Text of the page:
Don’t wait, don’t say you’ll do it later, don’t believe the myth that you have plenty of time. You have plenty of time NOW so work on it now, not later.
Just practice a little bit everyday, it will go a long way.
Figure out what you need to practice (a certain technique, style, set of music, etc) and make a plan to work on it. If you need a bit of direction, you can work with a teacher to help you decide what you need to work on and what you can practice. Which leads me to my next suggestion.
If you don’t usually have time to take lessons because of school or work, try to schedule a bit of time during the summer to study with a teacher whether it’s online or in person.
No matter what stage you’re at with your playing, a teacher can provide you with great input. An outside opinion is a great asset because they may notice things about your playing that you haven’t, have ideas for you when you feel stuck, or just give you material to work on that you haven’t thought of on your own.
It’s true that there are a number of materials for free online that provide you with advice on how to play your instrument, but personal feedback from an instructor can really make a difference.
For me, personally, teachers have been a great help. There are points where you practice and work on things, and even though you know you have a lot to improve upon, you might not know exactly what you need to do to get there. What you need to do to take your playing to the next level. You’ve worked through etude books and transcriptions, but you need something more so you find yourself thinking “now what?” A good teacher can answer that question for you.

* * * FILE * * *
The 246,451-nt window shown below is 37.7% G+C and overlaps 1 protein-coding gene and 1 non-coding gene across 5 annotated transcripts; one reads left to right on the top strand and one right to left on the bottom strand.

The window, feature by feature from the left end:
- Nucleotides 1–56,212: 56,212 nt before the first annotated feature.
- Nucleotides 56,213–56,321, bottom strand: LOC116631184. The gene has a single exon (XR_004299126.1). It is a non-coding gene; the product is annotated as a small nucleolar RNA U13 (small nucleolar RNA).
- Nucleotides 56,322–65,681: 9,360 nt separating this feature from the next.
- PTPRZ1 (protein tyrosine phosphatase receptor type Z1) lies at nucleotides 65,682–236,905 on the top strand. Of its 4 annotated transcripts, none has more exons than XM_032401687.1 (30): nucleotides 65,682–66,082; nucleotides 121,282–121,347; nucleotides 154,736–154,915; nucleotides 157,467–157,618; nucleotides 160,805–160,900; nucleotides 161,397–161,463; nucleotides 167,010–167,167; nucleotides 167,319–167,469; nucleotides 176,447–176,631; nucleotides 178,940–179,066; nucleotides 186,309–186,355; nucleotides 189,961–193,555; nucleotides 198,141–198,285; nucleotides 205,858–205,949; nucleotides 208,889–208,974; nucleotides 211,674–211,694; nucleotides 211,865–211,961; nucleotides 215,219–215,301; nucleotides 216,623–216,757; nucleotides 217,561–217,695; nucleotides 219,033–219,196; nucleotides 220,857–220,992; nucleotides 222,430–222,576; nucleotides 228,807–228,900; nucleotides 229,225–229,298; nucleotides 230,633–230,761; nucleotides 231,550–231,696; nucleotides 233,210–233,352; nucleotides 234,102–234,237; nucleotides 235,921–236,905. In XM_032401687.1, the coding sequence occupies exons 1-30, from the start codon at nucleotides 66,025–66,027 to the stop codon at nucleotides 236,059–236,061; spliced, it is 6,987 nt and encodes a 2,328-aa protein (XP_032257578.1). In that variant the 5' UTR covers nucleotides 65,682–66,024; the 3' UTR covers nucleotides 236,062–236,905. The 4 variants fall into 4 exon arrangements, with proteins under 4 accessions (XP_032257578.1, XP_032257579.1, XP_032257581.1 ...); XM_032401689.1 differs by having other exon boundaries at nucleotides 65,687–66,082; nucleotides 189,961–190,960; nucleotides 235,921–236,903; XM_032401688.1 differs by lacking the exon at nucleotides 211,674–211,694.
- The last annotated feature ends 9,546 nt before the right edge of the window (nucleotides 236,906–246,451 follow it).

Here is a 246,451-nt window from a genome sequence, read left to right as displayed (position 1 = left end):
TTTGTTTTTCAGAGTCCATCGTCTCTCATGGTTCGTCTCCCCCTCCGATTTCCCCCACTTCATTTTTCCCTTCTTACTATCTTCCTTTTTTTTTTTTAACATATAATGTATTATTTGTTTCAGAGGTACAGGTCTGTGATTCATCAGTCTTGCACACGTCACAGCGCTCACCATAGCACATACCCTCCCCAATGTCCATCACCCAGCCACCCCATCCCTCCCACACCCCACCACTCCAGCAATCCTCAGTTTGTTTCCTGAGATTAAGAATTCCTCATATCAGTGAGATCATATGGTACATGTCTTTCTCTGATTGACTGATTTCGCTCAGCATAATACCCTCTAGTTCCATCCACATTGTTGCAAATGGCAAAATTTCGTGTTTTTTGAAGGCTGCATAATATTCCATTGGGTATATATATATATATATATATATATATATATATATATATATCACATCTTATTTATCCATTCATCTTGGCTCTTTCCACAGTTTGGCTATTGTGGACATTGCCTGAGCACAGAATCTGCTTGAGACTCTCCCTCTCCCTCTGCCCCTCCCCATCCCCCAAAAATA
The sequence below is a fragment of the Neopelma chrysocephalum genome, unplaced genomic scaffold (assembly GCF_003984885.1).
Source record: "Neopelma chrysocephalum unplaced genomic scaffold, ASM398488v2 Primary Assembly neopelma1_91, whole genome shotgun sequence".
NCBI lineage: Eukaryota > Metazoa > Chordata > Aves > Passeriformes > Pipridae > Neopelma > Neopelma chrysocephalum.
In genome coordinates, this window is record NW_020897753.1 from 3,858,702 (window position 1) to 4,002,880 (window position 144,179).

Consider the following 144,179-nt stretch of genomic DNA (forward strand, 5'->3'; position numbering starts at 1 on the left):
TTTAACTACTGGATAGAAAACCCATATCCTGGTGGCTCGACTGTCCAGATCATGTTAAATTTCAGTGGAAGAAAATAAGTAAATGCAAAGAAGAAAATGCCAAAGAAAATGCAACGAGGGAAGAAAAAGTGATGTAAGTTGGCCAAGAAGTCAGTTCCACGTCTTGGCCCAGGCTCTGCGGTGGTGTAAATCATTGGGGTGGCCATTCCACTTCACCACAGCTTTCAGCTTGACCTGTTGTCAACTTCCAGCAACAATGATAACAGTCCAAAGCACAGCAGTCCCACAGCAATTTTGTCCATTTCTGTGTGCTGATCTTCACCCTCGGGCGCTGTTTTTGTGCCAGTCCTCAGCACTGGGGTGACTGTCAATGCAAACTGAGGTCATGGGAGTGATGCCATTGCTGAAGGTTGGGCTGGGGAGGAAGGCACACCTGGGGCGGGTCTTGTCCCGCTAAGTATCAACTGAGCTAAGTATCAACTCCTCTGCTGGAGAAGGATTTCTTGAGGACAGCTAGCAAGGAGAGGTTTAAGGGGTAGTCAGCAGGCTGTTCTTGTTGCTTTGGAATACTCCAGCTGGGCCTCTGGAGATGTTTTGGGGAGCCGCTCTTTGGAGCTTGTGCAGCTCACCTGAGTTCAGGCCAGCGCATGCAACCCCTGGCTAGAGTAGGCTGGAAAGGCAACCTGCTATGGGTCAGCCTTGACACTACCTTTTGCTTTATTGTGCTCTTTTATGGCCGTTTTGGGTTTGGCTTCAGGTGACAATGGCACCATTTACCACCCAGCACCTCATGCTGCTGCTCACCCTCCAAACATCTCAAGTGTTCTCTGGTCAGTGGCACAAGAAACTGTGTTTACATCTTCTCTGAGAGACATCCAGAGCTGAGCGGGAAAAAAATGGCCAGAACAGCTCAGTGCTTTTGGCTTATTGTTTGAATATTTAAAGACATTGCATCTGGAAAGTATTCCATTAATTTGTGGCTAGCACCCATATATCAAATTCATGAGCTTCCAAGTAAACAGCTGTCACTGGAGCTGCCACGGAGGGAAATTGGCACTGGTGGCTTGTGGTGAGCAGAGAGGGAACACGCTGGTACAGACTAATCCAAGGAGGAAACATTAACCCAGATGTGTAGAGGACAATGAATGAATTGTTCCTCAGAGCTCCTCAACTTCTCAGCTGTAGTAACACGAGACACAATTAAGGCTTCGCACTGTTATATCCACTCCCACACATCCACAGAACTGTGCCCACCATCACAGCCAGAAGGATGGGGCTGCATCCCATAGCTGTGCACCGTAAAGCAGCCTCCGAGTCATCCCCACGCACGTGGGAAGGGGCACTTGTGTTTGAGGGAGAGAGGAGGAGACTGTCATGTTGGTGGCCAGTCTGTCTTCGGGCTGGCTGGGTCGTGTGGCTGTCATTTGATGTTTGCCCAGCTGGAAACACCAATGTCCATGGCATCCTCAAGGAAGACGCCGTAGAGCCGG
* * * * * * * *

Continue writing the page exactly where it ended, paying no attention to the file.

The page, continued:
At the same time, however, if you can’t afford private lessons (which can be expensive, especially with a good/experienced teacher, although they don’t always have to be), there are plenty of ways to improve your playing over the summer without a teacher.
We’ve talked about the importance of listening on Teen Jazz before, but I’d like to emphasize it again and encourage you to make it a more active part of your summer schedule. Listen specifically to the style of music you want to perform. Immerse yourself in the genre. Listen to what the performers are doing. Really listen. Watch videos of them performing live on Youtube. What are they doing on stage? How are they moving? Are they interacting with the audience? How to they behave with the other musicians on stage?
Listening is so important, and I’m definitely not the only one who things so. Saxophonist Bob Reynolds actually just started a series on listening to recordings and how to make the most out of over at Video Sax Lessons.
But listening isn’t just about hearing the music, learning and transcribing melodies or solos. There’s so much more to it than that.
When you really listen to a recording, you can learn so much about the music and the artists. If you play close attention, you learn the idiosyncrasies that are unique to each performer, you can hear hints of the other musicians who have influenced their playing or their style of composition, the genres that may have inspired them, and the more you listen and absorb from diverse sources, the more you begin to develop those things for yourself. You begin to create your own unique voice and style and that’s the most important thing to bring to the table as an artist.